Climate change takes place every day. In fact, for centuries, fluctuations in the temperature around the entire planet happen instantaneously.
Everyone can agree climate always changes.
So, what’s the big fuss about climate change? If the weather is never constant, then why are people up in arms about what is commonly referred to as global warming?
Practically all scientists agree about global warming.
In fact, in May, the Wall Street Journal reported U.S. Secretary of State John Kerry offered a warning of the “crippling consequences” of climate change when he spoke to graduating students at Boston College.
“Ninety-seven percent of the world’s scientists tell us this is urgent.”
How did Mr. Kerry come up with 97 percent?
It’s hard to say, but perhaps Kerry’s source came from NASA’s Global Climate Change website where we can find the following post.
“Ninety-seven percent of climate scientists agree that climate-warming trends over the past century are very likely due to human activities, and most of the leading scientific organizations worldwide have issued public statements endorsing this position.”
According to the Wall Street Journal, another source where Kerry may have found the climate change figure is from one of President Obama’s May 16 tweets.
“Ninety-seven percent of scientists agree: #climate change is real, man-made and dangerous.”
The claim that 97 percent of scientist believe that climate change is anthropogenic was derived quite interestingly.
One source frequently cited comes from Harvard science historian Naomi Oreskes, where she wrote and published an opinion essay in Science magazine in 2004.
According to the Wall Street Journal, Oreskes asserts she examined 928 article abstracts that were published in scientific journals from 1993 to 2003. She claims she found 75 percent support the idea that for the last 50 years climate change, or global warming, is due to the activity of humans.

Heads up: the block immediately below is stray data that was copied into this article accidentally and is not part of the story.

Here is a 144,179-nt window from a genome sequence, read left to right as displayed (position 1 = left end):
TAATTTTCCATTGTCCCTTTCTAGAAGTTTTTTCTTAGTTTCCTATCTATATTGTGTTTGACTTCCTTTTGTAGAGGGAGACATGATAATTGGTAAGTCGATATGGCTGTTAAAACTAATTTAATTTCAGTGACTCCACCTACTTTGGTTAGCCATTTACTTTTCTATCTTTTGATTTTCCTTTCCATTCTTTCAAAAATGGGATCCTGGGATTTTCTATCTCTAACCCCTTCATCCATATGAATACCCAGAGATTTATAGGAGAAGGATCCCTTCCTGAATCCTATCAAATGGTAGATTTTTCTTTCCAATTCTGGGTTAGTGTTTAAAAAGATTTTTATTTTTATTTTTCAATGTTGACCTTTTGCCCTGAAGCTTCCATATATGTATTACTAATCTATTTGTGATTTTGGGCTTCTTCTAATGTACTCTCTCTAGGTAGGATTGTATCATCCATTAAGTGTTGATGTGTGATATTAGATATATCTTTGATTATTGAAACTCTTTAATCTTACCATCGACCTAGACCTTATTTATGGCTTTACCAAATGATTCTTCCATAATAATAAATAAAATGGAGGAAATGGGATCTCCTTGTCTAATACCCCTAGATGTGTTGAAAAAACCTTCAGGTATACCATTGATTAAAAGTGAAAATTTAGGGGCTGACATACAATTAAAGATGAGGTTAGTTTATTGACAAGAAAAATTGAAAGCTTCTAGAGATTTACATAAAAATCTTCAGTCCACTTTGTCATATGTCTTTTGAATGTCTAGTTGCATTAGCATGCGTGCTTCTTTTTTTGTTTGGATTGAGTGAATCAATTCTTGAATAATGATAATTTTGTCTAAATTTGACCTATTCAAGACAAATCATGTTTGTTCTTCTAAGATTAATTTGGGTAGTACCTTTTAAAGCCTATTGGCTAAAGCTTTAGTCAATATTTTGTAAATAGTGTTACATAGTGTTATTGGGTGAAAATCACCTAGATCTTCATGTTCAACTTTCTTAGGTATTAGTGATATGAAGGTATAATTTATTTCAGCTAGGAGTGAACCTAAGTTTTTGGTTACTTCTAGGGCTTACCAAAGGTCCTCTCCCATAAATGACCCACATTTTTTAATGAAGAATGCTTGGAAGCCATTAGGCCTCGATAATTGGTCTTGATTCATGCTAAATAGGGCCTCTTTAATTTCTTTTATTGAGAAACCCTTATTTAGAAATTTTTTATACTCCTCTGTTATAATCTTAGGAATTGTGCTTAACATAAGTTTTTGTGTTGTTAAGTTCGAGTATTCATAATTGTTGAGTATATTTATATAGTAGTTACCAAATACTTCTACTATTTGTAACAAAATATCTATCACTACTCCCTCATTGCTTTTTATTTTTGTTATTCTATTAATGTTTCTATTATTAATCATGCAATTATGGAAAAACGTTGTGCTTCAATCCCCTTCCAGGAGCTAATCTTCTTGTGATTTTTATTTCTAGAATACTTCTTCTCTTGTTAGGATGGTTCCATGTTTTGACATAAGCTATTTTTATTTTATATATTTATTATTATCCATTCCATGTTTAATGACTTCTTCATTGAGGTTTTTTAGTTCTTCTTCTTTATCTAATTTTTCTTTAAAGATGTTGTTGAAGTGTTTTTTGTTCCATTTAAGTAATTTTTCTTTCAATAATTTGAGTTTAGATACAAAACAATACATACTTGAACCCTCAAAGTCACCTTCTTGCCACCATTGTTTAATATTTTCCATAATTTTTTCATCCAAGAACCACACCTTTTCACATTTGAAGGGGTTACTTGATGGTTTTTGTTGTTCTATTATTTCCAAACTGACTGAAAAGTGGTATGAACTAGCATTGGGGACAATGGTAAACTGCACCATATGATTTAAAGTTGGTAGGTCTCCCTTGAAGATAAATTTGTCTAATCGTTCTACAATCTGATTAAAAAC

Her examination excluded the opinion of prominent scientists who do not agree with the consensus, scientists like Sherwood Idso, John Christy, Patrick Michaels, and Richard Lindzen.
Furthermore, Nature, the international weekly journal of science, questions whether the decisions made by scientists are objective or subjective when it comes to climate change and other decision-making by its peers.
In addition, another cited source for the overwhelming scientific consensus of human activity being the cause of climate change comes from an article written by a student at the University of Illinois. For her thesis paper, Maggie Kendall Zimmerman and her master’s thesis adviser Peter Doran published the article “Eos, Transactions American Geophysical Union,” where they did an online survey of selected scientists.
The survey contains only two questions. Zimmerman and Doran reported that when they asked the scientist whether global temperatures have risen and whether human beings are a significant factor contributing to the change in climate, the following sentence went into their article.
“97 percent of climate scientists agree”
The survey did not include physicists, meteorologists, astronomers, cosmologists, space scientists, or solar scientists, professionals who are most likely to be responsive of climate change due to natural causes.
Conversely, Grist posted a series created by Coby Beck, which contains responses to climate change skeptics.
The series provides rebuttals addressed to people who challenge the potential cause or reality of climate change — concepts that offer a variety of scientific topics, denials, and arguments.
What is going on here? Are human activities, such as land conversion for agriculture and forestry, industrial processes, and fossil fuel consumption the cause of climate change and global warming?
Alternatively, are natural factors having an adverse effect on the earth’s climate?
Where can we find the truth?
What is your take on this issue? Can you add more to this debate?
Is all this talk about climate change and global warming just a huge hoax?
[Photo courtesy of theenvironmentalblog.org]